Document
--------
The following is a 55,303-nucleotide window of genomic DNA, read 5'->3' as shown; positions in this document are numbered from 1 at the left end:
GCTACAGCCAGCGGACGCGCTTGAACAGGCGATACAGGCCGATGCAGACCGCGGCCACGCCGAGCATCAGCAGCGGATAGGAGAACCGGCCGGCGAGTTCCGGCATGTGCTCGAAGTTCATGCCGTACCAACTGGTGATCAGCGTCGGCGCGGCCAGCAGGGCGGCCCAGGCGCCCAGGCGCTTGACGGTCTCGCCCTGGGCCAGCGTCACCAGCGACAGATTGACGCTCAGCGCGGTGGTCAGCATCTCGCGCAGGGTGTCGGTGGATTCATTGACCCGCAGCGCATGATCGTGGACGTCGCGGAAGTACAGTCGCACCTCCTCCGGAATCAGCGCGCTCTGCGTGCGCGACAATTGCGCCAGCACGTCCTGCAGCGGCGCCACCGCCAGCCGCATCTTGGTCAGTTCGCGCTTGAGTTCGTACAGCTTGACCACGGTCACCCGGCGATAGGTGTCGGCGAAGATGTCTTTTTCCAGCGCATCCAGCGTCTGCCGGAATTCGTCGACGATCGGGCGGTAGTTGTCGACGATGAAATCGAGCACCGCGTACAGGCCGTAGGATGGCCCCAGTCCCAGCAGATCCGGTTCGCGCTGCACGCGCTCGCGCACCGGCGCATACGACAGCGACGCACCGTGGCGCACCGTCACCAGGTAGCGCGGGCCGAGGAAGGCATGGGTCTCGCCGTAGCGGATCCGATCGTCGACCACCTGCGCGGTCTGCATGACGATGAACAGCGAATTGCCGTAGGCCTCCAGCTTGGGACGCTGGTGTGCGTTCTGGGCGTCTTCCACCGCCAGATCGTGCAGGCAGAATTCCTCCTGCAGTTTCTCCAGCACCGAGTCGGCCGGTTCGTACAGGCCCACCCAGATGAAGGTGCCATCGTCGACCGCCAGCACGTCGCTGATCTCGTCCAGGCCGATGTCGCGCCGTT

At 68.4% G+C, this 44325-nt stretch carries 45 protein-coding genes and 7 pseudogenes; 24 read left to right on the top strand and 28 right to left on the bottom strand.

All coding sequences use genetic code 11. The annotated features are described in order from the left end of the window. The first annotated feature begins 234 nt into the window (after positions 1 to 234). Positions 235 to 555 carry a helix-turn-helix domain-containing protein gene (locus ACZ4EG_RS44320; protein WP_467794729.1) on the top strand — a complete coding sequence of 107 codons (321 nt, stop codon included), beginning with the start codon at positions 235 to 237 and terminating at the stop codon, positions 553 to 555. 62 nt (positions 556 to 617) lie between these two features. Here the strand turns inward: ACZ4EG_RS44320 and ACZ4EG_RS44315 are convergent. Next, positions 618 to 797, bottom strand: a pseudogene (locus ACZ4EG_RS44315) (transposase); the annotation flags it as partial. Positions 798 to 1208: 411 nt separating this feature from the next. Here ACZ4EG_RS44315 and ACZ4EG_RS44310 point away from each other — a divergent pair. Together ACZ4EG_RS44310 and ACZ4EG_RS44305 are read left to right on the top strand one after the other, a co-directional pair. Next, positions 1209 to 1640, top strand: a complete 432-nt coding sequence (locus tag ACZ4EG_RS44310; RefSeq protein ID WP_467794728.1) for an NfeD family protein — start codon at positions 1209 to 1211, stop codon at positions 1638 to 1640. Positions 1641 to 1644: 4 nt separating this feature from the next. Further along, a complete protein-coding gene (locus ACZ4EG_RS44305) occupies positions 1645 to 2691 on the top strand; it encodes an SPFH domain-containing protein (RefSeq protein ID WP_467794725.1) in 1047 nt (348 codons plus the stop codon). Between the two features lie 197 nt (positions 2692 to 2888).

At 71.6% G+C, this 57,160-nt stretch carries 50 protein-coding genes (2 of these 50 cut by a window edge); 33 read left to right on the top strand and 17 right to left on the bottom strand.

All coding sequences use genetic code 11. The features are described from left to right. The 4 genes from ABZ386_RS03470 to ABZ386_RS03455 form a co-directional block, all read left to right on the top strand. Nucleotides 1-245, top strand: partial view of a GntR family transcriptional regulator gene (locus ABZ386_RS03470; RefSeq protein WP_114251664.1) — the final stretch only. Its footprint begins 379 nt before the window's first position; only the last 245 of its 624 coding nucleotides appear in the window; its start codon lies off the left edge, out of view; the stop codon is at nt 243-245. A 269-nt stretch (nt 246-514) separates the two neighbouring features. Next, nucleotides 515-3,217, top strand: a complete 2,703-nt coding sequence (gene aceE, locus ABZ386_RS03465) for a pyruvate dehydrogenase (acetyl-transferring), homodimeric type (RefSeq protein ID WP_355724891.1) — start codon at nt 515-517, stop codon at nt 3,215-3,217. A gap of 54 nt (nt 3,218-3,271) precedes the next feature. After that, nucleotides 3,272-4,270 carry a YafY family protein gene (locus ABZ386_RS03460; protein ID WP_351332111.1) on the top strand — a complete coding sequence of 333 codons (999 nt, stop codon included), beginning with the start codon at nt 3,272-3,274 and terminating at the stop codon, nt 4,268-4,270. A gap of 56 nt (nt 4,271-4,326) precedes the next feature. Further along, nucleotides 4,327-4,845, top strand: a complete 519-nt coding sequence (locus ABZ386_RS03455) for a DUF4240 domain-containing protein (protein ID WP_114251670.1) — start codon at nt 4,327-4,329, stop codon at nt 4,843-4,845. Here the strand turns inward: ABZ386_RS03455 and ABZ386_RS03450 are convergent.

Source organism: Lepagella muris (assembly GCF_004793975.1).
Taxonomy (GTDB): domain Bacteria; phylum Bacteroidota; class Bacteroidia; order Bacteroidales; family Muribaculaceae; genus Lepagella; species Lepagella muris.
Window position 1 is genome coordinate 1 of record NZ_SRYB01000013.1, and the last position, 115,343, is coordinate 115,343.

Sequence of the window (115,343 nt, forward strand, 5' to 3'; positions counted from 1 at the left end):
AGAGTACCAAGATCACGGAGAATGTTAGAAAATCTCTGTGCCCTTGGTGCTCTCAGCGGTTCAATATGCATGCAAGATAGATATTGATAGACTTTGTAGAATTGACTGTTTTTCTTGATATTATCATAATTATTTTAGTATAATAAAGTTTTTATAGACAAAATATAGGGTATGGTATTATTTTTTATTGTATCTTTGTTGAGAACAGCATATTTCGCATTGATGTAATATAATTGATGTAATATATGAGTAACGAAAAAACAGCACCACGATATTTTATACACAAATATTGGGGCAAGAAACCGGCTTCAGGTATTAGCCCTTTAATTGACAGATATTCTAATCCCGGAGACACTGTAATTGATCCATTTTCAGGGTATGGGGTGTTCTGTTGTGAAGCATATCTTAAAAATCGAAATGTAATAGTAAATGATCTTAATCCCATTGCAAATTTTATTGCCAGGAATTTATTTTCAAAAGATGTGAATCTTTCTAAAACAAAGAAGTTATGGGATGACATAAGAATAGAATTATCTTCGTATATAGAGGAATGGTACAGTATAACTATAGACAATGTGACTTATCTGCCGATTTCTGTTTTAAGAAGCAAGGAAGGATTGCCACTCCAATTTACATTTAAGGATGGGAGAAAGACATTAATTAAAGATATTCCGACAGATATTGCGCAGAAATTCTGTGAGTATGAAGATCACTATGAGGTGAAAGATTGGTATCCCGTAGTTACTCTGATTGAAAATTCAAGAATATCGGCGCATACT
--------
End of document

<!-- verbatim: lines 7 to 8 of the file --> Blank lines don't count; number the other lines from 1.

Source organism: Lepagella muris (assembly GCF_004793975.1).
Taxonomy (GTDB): domain Bacteria; phylum Bacteroidota; class Bacteroidia; order Bacteroidales; family Muribaculaceae; genus Lepagella; species Lepagella muris.